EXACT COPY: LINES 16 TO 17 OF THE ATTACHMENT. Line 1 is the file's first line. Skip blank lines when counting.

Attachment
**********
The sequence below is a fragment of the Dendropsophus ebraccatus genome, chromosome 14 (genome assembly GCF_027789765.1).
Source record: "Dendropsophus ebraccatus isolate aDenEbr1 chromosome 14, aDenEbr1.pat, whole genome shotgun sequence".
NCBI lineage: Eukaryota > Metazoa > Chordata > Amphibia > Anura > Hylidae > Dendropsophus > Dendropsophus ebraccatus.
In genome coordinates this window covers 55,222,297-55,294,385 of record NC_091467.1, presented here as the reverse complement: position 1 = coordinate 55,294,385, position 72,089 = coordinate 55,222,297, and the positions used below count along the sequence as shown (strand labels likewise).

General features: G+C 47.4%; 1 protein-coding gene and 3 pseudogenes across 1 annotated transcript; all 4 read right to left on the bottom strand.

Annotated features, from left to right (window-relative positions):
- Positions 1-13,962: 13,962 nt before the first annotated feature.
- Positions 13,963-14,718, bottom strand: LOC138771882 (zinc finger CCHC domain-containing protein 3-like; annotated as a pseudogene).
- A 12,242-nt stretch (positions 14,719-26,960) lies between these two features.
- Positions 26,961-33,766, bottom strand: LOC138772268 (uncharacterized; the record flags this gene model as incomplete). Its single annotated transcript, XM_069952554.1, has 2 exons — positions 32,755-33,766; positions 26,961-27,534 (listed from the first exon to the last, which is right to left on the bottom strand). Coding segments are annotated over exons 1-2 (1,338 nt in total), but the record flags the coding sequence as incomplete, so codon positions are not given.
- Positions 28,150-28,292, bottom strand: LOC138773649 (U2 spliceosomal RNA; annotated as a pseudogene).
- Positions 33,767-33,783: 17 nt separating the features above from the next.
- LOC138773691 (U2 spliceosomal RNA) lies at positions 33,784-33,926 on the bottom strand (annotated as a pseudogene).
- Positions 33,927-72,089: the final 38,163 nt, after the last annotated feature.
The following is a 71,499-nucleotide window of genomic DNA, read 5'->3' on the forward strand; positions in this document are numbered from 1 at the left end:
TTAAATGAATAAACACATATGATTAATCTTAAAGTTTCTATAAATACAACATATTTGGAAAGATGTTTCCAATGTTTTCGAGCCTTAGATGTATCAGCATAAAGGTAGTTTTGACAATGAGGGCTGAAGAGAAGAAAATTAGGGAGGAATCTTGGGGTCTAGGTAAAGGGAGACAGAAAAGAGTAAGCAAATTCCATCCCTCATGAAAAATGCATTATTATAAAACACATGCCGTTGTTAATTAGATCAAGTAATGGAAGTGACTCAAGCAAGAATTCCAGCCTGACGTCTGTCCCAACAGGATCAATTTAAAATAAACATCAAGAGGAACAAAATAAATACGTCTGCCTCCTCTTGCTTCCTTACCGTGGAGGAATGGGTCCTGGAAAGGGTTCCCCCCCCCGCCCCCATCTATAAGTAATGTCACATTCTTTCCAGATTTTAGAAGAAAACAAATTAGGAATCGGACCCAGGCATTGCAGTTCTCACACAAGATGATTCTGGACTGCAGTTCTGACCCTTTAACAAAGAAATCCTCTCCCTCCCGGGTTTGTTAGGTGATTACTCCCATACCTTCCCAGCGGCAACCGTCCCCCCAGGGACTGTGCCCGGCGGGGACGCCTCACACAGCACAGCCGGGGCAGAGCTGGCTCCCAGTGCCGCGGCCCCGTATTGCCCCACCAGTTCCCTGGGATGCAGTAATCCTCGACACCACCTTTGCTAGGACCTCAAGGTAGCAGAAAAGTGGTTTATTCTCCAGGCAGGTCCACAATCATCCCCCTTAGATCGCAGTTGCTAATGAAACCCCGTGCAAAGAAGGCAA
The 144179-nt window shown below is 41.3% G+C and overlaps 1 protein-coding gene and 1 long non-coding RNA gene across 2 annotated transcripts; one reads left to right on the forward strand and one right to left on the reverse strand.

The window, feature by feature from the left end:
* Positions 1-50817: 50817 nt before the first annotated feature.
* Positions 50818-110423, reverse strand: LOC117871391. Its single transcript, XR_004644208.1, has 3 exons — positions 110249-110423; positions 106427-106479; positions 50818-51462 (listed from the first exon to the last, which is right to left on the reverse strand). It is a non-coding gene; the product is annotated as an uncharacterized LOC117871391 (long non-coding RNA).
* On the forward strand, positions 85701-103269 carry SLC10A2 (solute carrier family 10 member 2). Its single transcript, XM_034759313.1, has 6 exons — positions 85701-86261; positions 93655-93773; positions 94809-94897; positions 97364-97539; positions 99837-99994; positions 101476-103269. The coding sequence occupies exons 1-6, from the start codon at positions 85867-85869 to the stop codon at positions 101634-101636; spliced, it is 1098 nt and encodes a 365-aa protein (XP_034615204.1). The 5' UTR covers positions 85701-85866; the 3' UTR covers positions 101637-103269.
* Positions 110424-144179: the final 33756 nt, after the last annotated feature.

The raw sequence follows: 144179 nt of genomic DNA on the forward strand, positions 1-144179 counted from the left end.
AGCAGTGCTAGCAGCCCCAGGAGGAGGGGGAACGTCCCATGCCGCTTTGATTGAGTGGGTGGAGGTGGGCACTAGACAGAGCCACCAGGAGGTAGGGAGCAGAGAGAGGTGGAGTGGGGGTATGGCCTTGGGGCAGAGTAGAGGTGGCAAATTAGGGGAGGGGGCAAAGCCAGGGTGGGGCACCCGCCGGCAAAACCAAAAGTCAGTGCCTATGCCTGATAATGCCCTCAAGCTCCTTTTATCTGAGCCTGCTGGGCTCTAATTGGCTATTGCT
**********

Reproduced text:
TTAAATGAATAAACACATATGATTAATCTTAAAGTTTCTATAAATACAACATATTTGGAAAGATGTTTCCAATGTTTTCGAGCCTTAGATGTATCAGCATAAAGGTAGTTTTGACAATGAGGGCTGAAGAGAAGAAAATTAGGGAGGAATCTTGGGGTCTAGGTAAAGGGAGACAGAAAAGAGTAAGCAAATTCCATCCCTCATGAAAAATGCATTATTATAAAACACATGCCGTTGTTAATTAGATCAAGTAATGGAAGTGACTCAAGCAAGAATTCCAGCCTGACGTCTGTCCCAACAGGATCAATTTAAAATAAACATCAAGAGGAACAAAATAAATACGTCTGCCTCCTCTTGCTTCCTTACCGTGGAGGAATGGGTCCTGGAAAGGGTTCCCCCCCCCGCCCCCATCTATAAGTAATGTCACATTCTTTCCAGATTTTAGAAGAAAACAAATTAGGAATCGGACCCAGGCATTGCAGTTCTCACACAAGATGATTCTGGACTGCAGTTCTGACCCTTTAACAAAGAAATCCTCTCCCTCCCGGGTTTGTTAGGTGATTACTCCCATACCTTCCCAGCGGCAACCGTCCCCCCAGGGACTGTGCCCGGCGGGGACGCCTCACACAGCACAGCCGGGGCAGAGCTGGCTCCCAGTGCCGCGGCCCCGTATTGCCCCACCAGTTCCCTGGGATGCAGTAATCCTCGACACCACCTTTGCTAGGACCTCAAGGTAGCAGAAAAGTGGTTTATTCTCCAGGCAGGTCCACAATCATCCCCCTTAGATCGCAGTTGCTAATGAAACCCCGTGCAAAGAAGGCAA
The 144179-nt window shown below is 41.3% G+C and overlaps 1 protein-coding gene and 1 long non-coding RNA gene across 2 annotated transcripts; one reads left to right on the forward strand and one right to left on the reverse strand.